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My favorite 4x5 has been an old metal bodied Toyo Field with Fuji 125W and a 250W lenses. I have had the camera blown over by a big gust while photographing in Big Bend with no damage. A wooden bodied camera would not have survived. There is a whole kit for sale on Ebay right now...just search Toyo field. Cameras alone sell for less than $300. The older models (gray metal) take Graphic lens boards.
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Old 01-14-2016   #38
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My favorite camera by a mile. The 8x10 Sinar Norma. The Leica M2 of View Cameras. If you are patient you can buy the pieces and put one together in nice shape for about a thousand dollars, give or take. Worth every penny.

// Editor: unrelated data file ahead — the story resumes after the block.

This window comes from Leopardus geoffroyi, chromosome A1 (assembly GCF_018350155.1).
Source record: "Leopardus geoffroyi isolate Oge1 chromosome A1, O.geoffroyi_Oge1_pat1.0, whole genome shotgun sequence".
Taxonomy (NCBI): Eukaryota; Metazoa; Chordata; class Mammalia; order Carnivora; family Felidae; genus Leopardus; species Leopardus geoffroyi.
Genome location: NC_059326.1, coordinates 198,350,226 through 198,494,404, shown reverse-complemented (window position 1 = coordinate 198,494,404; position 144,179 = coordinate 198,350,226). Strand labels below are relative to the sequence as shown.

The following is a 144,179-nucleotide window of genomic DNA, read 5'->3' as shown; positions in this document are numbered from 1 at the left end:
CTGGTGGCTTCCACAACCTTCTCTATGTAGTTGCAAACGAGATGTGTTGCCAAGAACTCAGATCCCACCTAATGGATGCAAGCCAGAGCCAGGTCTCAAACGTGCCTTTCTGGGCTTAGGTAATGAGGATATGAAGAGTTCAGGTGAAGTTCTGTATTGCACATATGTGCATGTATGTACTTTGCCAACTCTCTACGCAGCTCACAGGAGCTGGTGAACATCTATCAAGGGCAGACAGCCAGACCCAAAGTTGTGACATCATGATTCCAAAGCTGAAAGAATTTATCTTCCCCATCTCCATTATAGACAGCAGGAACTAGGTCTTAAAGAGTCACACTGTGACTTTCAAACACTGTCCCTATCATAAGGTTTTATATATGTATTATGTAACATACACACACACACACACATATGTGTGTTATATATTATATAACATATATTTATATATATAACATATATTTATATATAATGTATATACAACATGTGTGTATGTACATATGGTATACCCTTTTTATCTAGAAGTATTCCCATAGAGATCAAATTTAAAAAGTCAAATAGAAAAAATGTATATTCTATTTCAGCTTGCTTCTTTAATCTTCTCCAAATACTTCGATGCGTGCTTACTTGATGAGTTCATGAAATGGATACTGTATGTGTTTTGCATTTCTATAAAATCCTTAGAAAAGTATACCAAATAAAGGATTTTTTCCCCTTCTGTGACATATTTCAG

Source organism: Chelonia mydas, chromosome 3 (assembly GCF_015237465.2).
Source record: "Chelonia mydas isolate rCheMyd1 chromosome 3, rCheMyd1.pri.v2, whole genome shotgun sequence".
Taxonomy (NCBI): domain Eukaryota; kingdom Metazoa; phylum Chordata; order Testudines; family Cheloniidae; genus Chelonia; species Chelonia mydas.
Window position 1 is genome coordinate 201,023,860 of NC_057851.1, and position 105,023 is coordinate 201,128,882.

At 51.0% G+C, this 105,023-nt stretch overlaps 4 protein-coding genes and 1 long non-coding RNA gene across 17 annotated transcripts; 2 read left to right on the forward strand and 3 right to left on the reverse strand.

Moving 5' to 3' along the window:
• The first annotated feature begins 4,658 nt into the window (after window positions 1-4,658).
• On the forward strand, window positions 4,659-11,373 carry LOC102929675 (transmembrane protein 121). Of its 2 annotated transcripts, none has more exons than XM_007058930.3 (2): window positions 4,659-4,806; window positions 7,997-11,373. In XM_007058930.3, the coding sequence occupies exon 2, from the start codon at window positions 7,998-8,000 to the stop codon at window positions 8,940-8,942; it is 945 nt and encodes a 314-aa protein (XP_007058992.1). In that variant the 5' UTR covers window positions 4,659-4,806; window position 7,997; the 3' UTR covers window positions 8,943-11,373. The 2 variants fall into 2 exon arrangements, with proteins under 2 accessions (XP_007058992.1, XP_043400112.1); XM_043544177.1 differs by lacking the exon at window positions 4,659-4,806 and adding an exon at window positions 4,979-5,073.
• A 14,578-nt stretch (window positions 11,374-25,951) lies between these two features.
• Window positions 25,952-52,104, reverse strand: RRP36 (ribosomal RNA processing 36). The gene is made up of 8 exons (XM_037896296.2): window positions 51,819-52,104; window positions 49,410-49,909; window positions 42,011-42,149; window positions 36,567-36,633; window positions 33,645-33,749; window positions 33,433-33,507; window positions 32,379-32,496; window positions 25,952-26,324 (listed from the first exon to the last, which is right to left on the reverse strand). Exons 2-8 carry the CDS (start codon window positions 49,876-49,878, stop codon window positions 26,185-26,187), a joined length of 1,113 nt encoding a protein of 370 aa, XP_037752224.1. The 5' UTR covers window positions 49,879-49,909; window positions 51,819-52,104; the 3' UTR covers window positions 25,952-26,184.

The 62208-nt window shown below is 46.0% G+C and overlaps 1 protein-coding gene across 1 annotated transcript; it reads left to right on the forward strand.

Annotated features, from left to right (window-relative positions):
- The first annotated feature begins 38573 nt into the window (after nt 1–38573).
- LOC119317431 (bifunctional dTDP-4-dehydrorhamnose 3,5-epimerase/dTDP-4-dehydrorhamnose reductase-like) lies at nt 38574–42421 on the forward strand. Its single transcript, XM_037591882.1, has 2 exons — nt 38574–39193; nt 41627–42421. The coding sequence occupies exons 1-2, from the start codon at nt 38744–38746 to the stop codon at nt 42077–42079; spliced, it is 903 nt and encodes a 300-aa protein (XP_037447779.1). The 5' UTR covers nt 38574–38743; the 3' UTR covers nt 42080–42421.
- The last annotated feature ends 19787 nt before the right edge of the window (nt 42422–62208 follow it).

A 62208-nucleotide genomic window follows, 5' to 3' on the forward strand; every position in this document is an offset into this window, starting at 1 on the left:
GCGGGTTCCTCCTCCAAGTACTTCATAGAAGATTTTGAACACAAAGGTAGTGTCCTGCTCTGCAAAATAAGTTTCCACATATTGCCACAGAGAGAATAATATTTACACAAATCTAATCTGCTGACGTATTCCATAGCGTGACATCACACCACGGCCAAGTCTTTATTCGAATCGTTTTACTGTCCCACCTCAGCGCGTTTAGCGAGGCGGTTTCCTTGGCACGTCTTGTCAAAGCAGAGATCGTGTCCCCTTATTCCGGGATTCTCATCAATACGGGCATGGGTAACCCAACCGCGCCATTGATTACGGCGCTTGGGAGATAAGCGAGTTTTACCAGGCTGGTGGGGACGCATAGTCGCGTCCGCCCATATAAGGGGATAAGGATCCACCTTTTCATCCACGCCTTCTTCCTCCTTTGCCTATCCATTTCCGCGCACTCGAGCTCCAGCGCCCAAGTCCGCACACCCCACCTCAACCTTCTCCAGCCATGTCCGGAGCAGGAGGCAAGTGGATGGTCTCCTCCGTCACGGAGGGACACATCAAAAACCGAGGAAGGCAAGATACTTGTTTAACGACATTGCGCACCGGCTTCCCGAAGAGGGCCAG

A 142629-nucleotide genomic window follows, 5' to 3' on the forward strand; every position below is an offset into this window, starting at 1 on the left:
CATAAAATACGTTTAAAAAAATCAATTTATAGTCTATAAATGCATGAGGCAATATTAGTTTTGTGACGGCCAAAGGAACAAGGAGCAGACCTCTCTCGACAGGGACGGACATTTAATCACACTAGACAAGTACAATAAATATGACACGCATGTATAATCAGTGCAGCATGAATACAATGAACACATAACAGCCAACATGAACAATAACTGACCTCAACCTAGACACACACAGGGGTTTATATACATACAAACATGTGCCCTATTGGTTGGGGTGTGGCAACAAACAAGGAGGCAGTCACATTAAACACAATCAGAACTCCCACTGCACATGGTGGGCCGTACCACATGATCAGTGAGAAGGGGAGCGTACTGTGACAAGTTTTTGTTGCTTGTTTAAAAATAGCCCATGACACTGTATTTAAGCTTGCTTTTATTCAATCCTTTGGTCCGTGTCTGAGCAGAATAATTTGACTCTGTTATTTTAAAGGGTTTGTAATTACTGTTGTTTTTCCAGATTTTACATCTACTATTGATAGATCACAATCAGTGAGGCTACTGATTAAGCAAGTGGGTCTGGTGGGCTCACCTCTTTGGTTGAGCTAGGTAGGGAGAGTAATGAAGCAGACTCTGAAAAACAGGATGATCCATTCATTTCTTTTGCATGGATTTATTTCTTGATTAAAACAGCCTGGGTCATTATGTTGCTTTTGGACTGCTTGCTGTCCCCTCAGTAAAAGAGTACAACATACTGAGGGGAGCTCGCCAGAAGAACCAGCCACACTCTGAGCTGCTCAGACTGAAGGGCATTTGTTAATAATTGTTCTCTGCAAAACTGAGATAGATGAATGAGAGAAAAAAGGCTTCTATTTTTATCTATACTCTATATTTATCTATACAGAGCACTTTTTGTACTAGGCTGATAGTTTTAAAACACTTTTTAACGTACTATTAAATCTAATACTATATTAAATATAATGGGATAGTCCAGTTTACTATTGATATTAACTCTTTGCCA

001 by Nokton48, on Flickr
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Old 01-15-2016   #39
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I love large format, and shoot 16x18 (wetplate), 8x10, Wholeplate, 5x7, and occasionally 4x5. After shooting 35mm in the Navy, I slowly adapted digitals for family shots. In the late 90s we no longer shot film. I got back into film in a reverse historically chronological order. I started shooting wetplate, and learned about the cameras and holders. Then I started shooting paper negatives in them, then film. Finally after shooting only LF for several years, I went back to 35mm cameras, rangefinders only.

I really like shooting LF because it's so different than a handheld, no movements camera. Once you contact print a 8x10 black and white negative , or hold up a 5x7 sheet of color Velvia, you'll wonder why people ever wanted to shoot a postage stamp negative. But each has it's advantages.

Here is one of my cameras, and a color transparency shot with it. Kodak 5x7 2D, with Golden Dagor.



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Old 01-15-2016   #40
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Don't know. It attracts me like a light does moths but then I look at the size of those things and the issues I have lugging medium format around.